The Russian electoral services regularly ban Ultra-Nationalist and Nazi groups from taking part in elections. Of course not that it matter because Putin’s United Russia Party has a well oiled machine when it comes to voter intimidation and fraud. But the unsurprising effect is that in the absence of a political voice, several paramilitary groups have sprung into existence. (Yep, no one saw that one coming!)

The two salient characteristic of these groups is Russian Ultra Nationalism and Orthodox Christianity, with anti-Semitism and hate fuelled attacks on people from the Caucasuses.

A brief over look on the more prominent Neo-Nazi groups:

Pamyat– Orthodox Christian, Ultra nationalist.  Newspaper with 100,000 copies and a registered radio station. The group slumped with the death of its long term leader but is now active again.

Russian National unity– national socialist, Orthodox Christian, Ultra nationalist. Opposes inter ethic/racial marriages. Members often wear black uniforms (similar to blackshirts of Italy) or camouflage uniforms similar to paramilitary groups. Group officially doesn’t support Nazism, (like the BNP) however many party officials have been seen saluting swastikas.  Its estimated strength is in the order of 100,000. It has a paramilitary wing which installs a rank system to keep order and to ensure candidates are suitable. All new joiners are required to act as drivers or hand out flyers,  and it is rumoured they all must commit at least one attack on an ethnic minority. They are then promoted and this allows them to start paramilitary training.

Russian National Socialist Party–   Orthodox Christian with huge amounts of ethnic Russian nationalism. The group responsible for the video which shows two immigrants being executed, gaining them world wide renown.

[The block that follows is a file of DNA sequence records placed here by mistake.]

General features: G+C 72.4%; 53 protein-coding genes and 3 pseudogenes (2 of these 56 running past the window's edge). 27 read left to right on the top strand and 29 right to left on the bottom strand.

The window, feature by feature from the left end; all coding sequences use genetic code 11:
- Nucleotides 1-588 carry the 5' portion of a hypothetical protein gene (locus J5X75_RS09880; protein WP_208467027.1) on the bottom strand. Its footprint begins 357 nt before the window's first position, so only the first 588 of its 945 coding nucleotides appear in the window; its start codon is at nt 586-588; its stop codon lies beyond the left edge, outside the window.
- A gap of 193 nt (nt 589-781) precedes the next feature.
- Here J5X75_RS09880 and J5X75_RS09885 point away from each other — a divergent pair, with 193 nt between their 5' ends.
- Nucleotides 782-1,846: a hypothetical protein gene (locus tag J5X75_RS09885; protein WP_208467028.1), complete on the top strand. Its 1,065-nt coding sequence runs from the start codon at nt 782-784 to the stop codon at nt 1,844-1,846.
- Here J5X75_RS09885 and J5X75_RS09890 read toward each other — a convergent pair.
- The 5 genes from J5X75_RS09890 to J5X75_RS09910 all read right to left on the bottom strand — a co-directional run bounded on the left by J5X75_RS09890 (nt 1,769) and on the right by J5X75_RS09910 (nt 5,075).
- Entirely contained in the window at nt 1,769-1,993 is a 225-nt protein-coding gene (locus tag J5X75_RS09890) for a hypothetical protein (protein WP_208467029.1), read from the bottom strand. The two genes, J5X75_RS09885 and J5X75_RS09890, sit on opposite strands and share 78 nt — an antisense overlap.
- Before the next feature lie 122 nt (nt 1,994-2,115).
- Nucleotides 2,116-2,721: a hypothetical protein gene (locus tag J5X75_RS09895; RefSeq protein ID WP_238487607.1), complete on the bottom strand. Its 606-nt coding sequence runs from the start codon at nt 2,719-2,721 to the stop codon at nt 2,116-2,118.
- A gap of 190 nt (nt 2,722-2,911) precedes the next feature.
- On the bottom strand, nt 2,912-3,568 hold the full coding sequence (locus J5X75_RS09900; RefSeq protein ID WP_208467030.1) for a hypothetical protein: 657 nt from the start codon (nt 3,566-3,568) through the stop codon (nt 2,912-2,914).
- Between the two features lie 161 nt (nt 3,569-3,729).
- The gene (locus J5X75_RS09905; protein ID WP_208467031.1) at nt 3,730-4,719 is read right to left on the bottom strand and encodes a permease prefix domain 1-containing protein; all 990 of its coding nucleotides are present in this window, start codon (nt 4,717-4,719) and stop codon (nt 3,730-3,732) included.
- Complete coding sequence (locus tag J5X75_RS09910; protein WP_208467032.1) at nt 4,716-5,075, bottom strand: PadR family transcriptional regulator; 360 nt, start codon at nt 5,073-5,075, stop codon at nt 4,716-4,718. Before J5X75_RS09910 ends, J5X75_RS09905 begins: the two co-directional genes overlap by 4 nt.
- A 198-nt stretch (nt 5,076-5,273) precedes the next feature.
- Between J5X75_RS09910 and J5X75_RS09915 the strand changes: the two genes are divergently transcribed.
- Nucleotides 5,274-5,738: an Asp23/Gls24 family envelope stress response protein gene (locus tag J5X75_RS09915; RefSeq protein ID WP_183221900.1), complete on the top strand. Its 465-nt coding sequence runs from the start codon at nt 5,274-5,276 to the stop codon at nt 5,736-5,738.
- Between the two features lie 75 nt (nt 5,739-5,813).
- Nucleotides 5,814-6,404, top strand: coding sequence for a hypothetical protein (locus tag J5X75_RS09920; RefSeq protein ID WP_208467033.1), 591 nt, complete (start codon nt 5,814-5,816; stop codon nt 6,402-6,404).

National Bolshevik Party– a strange combination of communism and national socialism. Banned by the Russian electoral services, broken down due to infighting and “The Other Russia” was formed. Linked to several high profile protests, such as attacking polling stations during elections to protest their electoral ban.

Most of these groups have a paramilitary wing of some sort of level, from street thugs all the way up to military level groups, whose training and weaponry is bordering impressive in the case of the Russian National Unity group.

Russian nationalists

The forces of law and order are doing little to combat these groups, choosing with the “out of sight out of mind” approach. But how long will these people stay in the woods? How long can Russia continue to ban them from elections, gifting them the victim card to play? These groups have started to attack random immigrants, record their attack and put it on popular video sharing sties such as YouTube. How long till these attacks grow into something more evil and immigrants are being murdered? If the Russian government continues to help them by banning them from elections (which they’d be easily defeated in) and refuses to deal with them, it’s hard to see a happy ending for Russia’s problems.


Gareth Shanks & Lee Jenkins